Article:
11 Practical, Easy-To-Implement SEO Tips for Small Business Owners

Magnify your <u>SEO</u> with these 11 tipsIn the past, when people wanted to find a business, they looked in the Yellow Pages. Now, customers search for companies on Google. If your business doesn’t show up on the first page of search results, you are losing customers.

How do you make your website appear on the first page of search results? You use a method called “search engine optimization” – or SEO for short. SEO is a constant process, but here are 11 SEO tips to get you started: 

  1. Keywords – What are the top keywords that people use when looking for a company like yours? Not sure? Then check out Google’s Keyword Tool and research your keyword terms. Make sure to incorporate your keywords throughout your site.
  2. Site design – You might be surprised how much design plays into SEO. Your website needs to be user-friendly and easy to navigate. It also must load quickly. All of these elements help boost your SEO.
  3. Page titles – Make sure each page in your website has a unique page title and that it contains appropriate keywords.
  4. Meta tag descriptions – Meta tag descriptions describe what’s on your web page. This content appears on your search engine results, so it’s important that your meta tags are descriptive, concise and keyword-rich.
  5. Site map – Site maps help customers find where things are on your website. Site maps also help search engines find content. Be sure to have a site map prominently displayed on your site, usually at the bottom of your homepage.
  6. Picture alt text and descriptions – Did you know graphics on your site can be indexed by Google? That’s why you should fill out the description and alternate text fields on every picture. Your descriptions should clearly convey what the picture is about.
  7. Internal linking – When possible, always link to other pages within your site. Internal linking boosts SEO; make sure to include keywords in your link verbiage.
  8. Back links – Anytime an external website links to content within your site, you are building “authority,” which helps with SEO. Submit your website to online directories, bookmark your content on sites such as Pinterest and Digg, and include links to your content from social media sites.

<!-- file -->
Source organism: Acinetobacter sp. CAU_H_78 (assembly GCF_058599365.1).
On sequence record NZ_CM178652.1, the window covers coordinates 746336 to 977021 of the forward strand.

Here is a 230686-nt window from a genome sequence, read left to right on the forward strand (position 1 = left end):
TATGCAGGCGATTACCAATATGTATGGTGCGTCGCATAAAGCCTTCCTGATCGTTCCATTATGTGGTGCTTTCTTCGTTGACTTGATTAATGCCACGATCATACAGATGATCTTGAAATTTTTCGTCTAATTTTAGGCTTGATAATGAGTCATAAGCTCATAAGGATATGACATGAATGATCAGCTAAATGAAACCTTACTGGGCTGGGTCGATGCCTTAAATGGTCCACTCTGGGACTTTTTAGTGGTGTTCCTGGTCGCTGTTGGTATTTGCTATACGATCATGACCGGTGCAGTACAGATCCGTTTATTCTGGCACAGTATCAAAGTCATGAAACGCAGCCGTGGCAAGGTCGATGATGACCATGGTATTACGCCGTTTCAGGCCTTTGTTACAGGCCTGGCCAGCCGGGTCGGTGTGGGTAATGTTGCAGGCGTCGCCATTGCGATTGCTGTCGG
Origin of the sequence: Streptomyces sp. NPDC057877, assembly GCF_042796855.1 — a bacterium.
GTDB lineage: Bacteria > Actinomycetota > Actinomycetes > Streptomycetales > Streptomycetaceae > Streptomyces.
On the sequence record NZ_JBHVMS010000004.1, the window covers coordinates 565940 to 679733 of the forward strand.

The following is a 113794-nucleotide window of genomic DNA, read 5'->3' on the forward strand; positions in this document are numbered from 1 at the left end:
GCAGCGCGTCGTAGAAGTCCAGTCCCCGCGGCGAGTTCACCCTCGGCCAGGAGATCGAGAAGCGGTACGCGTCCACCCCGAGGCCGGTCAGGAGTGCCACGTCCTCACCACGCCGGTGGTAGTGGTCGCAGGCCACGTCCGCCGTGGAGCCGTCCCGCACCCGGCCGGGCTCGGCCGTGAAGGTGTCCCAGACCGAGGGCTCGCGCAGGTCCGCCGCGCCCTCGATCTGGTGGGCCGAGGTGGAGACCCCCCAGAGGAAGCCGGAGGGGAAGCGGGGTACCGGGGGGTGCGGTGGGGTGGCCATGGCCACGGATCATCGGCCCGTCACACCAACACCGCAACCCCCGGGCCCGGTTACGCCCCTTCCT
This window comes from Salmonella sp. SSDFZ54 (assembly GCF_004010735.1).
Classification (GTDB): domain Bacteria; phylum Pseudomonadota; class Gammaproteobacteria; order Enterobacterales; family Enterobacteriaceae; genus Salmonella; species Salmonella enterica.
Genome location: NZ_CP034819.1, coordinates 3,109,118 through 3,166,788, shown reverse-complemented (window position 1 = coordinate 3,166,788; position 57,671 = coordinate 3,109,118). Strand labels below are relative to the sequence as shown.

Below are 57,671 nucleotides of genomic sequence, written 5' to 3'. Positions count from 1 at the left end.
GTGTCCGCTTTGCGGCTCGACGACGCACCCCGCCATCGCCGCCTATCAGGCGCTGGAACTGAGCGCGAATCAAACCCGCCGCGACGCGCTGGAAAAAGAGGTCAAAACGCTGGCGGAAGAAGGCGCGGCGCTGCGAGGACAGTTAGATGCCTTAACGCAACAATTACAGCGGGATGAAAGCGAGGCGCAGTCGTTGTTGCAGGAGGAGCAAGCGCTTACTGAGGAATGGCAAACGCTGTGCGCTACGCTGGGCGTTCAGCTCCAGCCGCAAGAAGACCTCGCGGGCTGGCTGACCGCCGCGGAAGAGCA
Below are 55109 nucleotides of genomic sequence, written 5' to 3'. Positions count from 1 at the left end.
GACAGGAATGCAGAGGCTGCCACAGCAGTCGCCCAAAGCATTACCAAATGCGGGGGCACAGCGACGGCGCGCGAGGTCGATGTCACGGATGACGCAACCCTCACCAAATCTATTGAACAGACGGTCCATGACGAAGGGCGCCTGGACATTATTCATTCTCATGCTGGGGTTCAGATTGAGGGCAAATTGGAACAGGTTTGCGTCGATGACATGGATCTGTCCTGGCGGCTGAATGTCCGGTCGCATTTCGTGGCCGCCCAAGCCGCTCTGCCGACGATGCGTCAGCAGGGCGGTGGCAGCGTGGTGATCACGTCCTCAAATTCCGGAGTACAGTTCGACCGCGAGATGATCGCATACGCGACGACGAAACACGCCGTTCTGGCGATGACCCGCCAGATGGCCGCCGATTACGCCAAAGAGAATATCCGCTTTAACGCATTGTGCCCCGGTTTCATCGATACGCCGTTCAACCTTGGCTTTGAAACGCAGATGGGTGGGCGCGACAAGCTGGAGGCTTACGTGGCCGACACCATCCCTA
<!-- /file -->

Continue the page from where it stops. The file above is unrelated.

9. Blogging – Adding a blog to your website is a great way to increase SEO. Every time you update your blog, you are telling Google to come back to your site to look at new content. Make sure your blog posts include keywords and can be easily shared on social media sites.
  10. Social media – Hand in hand with back links, social media is a powerful tool to generate traffic to your site and boost your authority ranking. Consider social media profiles on Facebook, Google Plus, Twitter, LinkedIn and Pinterest.
  11. Paid SEO services – You can hire an SEO consultant to assist you with optimizing your website. However, buyer beware! Not all SEO companies are alike, and many are not reputable. Be sure to shop around, ask for references and know that you don’t have to pay a fortune for SEO services. For more information about RJM Consulting’s SEO services, check out our website.

There you have it! Hopefully, you’ll find these tips to be easy to use and applicable for your business. SEO doesn’t have to be scary, but it does have to be part of your marketing strategy. If you have any questions, please let us know in the comments below.


Keyword/Keyphrase Selection – Mario Marini’s Italian Bistro

Choose Keywords and Keyphrases Wisely


While proper keyword and keyphrase selection is critical to attracting internet traffic, improper keyword / keyphrase selection can actually yield excellent search engine placement. Yes, that’s right – improper keyword and keyphrase selection can actually result in top rankings! They important thing to remember is that high search engine rankings are meaningless if your potential customers aren’t using your search terms. In this post, I’m not going to get into the details of keyword analysis, but I’m going to create some examples to help you understand